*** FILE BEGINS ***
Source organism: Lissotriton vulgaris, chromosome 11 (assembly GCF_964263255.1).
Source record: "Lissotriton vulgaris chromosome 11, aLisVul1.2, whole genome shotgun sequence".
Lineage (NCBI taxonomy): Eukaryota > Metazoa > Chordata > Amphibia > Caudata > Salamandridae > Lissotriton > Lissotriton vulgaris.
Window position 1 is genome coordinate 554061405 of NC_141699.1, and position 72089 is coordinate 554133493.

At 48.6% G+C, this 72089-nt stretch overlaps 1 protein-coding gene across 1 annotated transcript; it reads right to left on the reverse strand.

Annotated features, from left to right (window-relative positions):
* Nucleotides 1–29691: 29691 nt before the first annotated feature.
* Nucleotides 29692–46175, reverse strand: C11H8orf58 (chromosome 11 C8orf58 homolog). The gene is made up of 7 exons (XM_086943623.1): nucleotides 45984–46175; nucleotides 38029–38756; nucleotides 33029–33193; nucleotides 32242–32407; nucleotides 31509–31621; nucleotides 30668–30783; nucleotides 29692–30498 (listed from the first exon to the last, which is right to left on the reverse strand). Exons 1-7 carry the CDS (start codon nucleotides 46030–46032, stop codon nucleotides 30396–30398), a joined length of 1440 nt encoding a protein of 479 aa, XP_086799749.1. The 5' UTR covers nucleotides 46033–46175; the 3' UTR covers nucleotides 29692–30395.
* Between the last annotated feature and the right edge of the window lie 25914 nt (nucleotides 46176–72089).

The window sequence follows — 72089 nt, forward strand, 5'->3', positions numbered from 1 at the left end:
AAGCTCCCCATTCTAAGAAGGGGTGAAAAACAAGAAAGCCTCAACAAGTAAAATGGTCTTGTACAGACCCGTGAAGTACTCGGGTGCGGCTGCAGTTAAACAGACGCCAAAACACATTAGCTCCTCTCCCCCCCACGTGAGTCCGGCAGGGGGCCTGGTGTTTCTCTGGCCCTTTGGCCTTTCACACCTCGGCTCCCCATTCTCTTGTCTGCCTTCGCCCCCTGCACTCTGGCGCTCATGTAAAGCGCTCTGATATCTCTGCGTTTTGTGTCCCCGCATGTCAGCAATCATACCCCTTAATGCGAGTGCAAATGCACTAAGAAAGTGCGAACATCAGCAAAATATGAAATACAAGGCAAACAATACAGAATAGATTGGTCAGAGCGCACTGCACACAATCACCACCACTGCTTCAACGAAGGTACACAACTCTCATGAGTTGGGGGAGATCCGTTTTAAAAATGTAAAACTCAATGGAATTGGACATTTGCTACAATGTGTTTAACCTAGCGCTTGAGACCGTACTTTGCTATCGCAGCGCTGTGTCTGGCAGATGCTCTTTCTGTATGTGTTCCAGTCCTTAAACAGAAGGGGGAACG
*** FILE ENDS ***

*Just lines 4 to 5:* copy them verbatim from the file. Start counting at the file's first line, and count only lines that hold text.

Window position 1 is genome coordinate 554061405 of NC_141699.1, and position 72089 is coordinate 554133493.

At 48.6% G+C, this 72089-nt stretch overlaps 1 protein-coding gene across 1 annotated transcript; it reads right to left on the reverse strand.